Wealdstone F.C.

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Wealdstone
WealdstoneCrest1-1-.png
Full nameWealdstone Football Club
Nickname(s)The Stones, The Royals
Founded1899;122 years ago (1899)
Ground Grosvenor Vale, Ruislip
Capacity4,085 (709 seated) [1]
ChairmanRory Fitzgerald [2]
ManagerStuart Maynard
League National League
2020–21 National League, 19th of 22
Website Club website

Wealdstone Football Club ( /ˈwldstn/ ) is an English semi-professional football club based in Ruislip, Greater London, and affiliated to the Middlesex County Football Association. [3] Established in Wealdstone in 1899, the club was based at Lower Mead stadium in Harrow from 1922 until being forced out in 1991. After a long period of homelessness and ground sharing with various local clubs, since 2008 they have been based at Grosvenor Vale in Ruislip.

Contents

The club currently plays in the National League, the fifth tier of English football, having been promoted as champions of the National League South for the 2019-20 season. Their traditional colours are royal blue shirts with white trim, white shorts and royal blue socks, and they are nicknamed "The Stones" or "The Royals".

The club were the first to achieve the famed non-league 'double', winning both the FA Trophy and the Alliance Premier League (now the National League) in the same season (1984–85). They also have the distinction of appearing in the first ever football match to be televised in the UK, when the BBC showed part of their league match against Barnet in October 1946. [4]

History

Grosvenor Vale in March 2016 Wealdstone FC's Grosvenor Vale 2016 (01).jpg
Grosvenor Vale in March 2016

The club was formed at the start of the 1899–1900 season. [5] Their first game was a friendly match on 7 October 1899 against Northwood, which they won 6–1. They joined Division Two of the Willesden & District League, and were promoted to Division One for the 1900–01 season after Division Two was scrapped. [5] In 1903 they moved to the College Farm Ground in Locket Road, Wealdstone. In 1905–06 the club won Division One, but on 20 October 1906 a notice was posted in the local newspaper stating that the club was to be disbanded due to 'a lack of interest' from players and supporters. [5]

The club was soon reformed in time for the 1908–09 season, rejoining Division One of the Willesden & District League. [5] In 1910 they moved to Belmont Road, and won Division One again in 1912–13. Following World War I the club joined the London League and the Middlesex Senior League.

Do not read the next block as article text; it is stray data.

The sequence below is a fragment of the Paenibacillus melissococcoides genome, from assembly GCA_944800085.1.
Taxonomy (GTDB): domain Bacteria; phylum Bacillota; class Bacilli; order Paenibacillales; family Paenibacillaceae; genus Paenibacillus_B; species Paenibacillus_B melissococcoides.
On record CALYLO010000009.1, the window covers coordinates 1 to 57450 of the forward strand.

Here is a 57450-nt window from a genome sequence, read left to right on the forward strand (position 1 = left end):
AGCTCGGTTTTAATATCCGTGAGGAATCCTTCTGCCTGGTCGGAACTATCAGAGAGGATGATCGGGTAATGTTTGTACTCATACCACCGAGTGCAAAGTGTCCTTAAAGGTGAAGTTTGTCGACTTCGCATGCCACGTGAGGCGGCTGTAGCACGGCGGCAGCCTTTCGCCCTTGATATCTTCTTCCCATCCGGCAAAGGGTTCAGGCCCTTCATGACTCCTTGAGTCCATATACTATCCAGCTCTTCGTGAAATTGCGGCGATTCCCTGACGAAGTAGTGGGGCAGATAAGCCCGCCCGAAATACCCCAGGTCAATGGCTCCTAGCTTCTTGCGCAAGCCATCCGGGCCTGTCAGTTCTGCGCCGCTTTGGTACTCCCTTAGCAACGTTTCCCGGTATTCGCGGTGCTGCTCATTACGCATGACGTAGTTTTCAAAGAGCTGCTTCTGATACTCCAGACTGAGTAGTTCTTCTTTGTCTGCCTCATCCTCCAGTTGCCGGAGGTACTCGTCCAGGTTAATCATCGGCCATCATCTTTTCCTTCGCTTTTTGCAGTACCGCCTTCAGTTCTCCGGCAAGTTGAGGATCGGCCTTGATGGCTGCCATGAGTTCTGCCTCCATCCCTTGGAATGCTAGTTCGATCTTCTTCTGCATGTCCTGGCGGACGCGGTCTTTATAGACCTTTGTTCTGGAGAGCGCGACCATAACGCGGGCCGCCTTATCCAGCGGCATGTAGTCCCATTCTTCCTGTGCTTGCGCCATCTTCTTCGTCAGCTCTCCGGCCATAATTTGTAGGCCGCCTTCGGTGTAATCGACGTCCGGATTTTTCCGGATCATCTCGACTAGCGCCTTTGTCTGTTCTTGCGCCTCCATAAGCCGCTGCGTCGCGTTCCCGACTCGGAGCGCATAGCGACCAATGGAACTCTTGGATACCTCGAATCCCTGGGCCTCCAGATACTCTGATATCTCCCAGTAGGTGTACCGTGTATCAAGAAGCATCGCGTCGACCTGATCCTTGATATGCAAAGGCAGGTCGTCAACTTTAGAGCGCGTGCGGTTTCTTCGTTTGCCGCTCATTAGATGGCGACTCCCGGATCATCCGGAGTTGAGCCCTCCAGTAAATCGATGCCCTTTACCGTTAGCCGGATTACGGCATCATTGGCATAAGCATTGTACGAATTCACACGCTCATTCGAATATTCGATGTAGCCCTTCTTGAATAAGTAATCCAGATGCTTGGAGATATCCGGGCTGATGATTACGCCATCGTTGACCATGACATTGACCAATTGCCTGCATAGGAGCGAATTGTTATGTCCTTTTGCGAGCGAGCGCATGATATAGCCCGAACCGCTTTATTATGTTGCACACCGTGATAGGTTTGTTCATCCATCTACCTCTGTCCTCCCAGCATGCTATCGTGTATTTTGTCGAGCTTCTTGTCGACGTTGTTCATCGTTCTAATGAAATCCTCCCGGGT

They moved to the Lower Mead ground in central Harrow at the start of the 1922–23 season, when they also switched to the Spartan League. [5] The club had their record win on 13 October 1923, beating the 12th London Regiment 22–0 in an FA Amateur Cup game. In 1928–29 they switched leagues again, this time joining the Athenian League. [5] In 1929–30 the club won the Middlesex Senior Cup and the Middlesex Senior Charity Cup for the first time. [5] On Saturday 16 November 1929, Wealdstone played Dulwich Hamlet in the FA Cup Fourth Qualifying Round, with the match ending in a record-breaking 7–7 draw; there has never been a 7–7 scoreline in any other FA Cup match before or since, and none either in the top four divisions of the League Pyramid (including play-offs), the League Cup, League Trophy, FA Community Shield, FA Trophy or FA Vase. Four days later, Dulwich won the replay 2–1.

During World War II the club continued to play, playing at Wembley Stadium in the final of the Middlesex Senior Red Cross Cup in 1942. In December 1944, they recorded their heaviest defeat ever, losing 14–0 to Edgware Town in the London Senior Cup. In 1946 the BBC showed part of Wealdstone's Athenian League match at Barnet, the first time a live match had been televised. [5] The club also appeared in the BBC's first two live FA Cup match broadcasts, with their games against Edgware Town in the third qualifying round and Colchester United in the fourth qualifying round being shown on television during the 1949–50 season. [5] [6] After beating Colchester, Wealdstone reached the first round of the FA Cup for the first time, losing 1–0 to Port Vale. [7] [8] [9]

In 1951–52 the club won the Athenian League, and went on to win the Middlesex Senior Cup in 1959, 1963 and 1964. In 1964 they switched to the Isthmian League. In 1965–66 the club reached the first round of the FA Cup again, losing 3–1 at Millwall, but went on to win the FA Amateur Cup, beating local rivals Hendon 3–1 in the final. [7] The following season saw Wealdstone entered at the first round of the FA Cup, losing 2–0 at home to Nuneaton Borough. [7]

The club joined the Division One North of the Southern League in 1971, turning professional. [5] They were moved to Division One South the following season, and won the division in 1973–74, earning promotion to the Premier Division. In 1977–78 Wealdstone progressed beyond the first round of the FA Cup for the first time; after beating Third Division Hereford United 3–2 at Edgar Street in a first round replay, they went on to defeat Fourth Division Reading 2–1 at home in the second round , before losing 4–0 at First Division Queens Park Rangers in the third round. [7]